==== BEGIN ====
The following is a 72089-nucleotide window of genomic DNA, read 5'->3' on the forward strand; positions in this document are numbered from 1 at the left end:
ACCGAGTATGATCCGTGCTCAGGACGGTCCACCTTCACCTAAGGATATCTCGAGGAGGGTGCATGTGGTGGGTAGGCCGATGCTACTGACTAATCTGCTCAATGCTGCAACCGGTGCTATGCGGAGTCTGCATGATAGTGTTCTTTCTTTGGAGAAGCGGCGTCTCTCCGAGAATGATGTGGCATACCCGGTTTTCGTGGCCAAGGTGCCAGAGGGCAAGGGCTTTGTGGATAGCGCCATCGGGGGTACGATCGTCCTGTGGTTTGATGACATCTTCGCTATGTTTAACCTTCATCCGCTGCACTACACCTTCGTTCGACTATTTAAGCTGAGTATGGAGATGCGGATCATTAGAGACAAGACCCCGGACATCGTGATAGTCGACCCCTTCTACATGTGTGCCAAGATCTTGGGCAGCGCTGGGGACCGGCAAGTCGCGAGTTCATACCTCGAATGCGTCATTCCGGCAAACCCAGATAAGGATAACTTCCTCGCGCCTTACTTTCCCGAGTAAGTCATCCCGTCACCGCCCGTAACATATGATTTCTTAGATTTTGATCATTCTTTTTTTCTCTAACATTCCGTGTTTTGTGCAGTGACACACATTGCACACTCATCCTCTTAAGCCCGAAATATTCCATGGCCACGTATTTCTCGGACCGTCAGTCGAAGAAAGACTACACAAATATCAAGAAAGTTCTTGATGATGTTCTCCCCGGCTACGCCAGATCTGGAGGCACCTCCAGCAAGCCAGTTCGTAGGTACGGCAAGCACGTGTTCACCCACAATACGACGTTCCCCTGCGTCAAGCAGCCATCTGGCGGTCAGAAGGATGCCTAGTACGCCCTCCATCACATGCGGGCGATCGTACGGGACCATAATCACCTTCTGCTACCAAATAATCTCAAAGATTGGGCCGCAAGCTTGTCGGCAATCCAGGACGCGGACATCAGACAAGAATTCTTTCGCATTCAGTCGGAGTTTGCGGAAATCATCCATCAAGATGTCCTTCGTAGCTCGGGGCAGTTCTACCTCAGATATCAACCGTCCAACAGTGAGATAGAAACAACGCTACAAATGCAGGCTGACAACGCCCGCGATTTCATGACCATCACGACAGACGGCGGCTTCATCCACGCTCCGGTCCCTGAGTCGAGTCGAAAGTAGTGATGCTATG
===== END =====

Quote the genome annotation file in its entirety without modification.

The following is a 72089-nucleotide window of genomic DNA, read 5'->3' on the forward strand; positions in this document are numbered from 1 at the left end:
ACCGAGTATGATCCGTGCTCAGGACGGTCCACCTTCACCTAAGGATATCTCGAGGAGGGTGCATGTGGTGGGTAGGCCGATGCTACTGACTAATCTGCTCAATGCTGCAACCGGTGCTATGCGGAGTCTGCATGATAGTGTTCTTTCTTTGGAGAAGCGGCGTCTCTCCGAGAATGATGTGGCATACCCGGTTTTCGTGGCCAAGGTGCCAGAGGGCAAGGGCTTTGTGGATAGCGCCATCGGGGGTACGATCGTCCTGTGGTTTGATGACATCTTCGCTATGTTTAACCTTCATCCGCTGCACTACACCTTCGTTCGACTATTTAAGCTGAGTATGGAGATGCGGATCATTAGAGACAAGACCCCGGACATCGTGATAGTCGACCCCTTCTACATGTGTGCCAAGATCTTGGGCAGCGCTGGGGACCGGCAAGTCGCGAGTTCATACCTCGAATGCGTCATTCCGGCAAACCCAGATAAGGATAACTTCCTCGCGCCTTACTTTCCCGAGTAAGTCATCCCGTCACCGCCCGTAACATATGATTTCTTAGATTTTGATCATTCTTTTTTTCTCTAACATTCCGTGTTTTGTGCAGTGACACACATTGCACACTCATCCTCTTAAGCCCGAAATATTCCATGGCCACGTATTTCTCGGACCGTCAGTCGAAGAAAGACTACACAAATATCAAGAAAGTTCTTGATGATGTTCTCCCCGGCTACGCCAGATCTGGAGGCACCTCCAGCAAGCCAGTTCGTAGGTACGGCAAGCACGTGTTCACCCACAATACGACGTTCCCCTGCGTCAAGCAGCCATCTGGCGGTCAGAAGGATGCCTAGTACGCCCTCCATCACATGCGGGCGATCGTACGGGACCATAATCACCTTCTGCTACCAAATAATCTCAAAGATTGGGCCGCAAGCTTGTCGGCAATCCAGGACGCGGACATCAGACAAGAATTCTTTCGCATTCAGTCGGAGTTTGCGGAAATCATCCATCAAGATGTCCTTCGTAGCTCGGGGCAGTTCTACCTCAGATATCAACCGTCCAACAGTGAGATAGAAACAACGCTACAAATGCAGGCTGACAACGCCCGCGATTTCATGACCATCACGACAGACGGCGGCTTCATCCACGCTCCGGTCCCTGAGTCGAGTCGAAAGTAGTGATGCTATG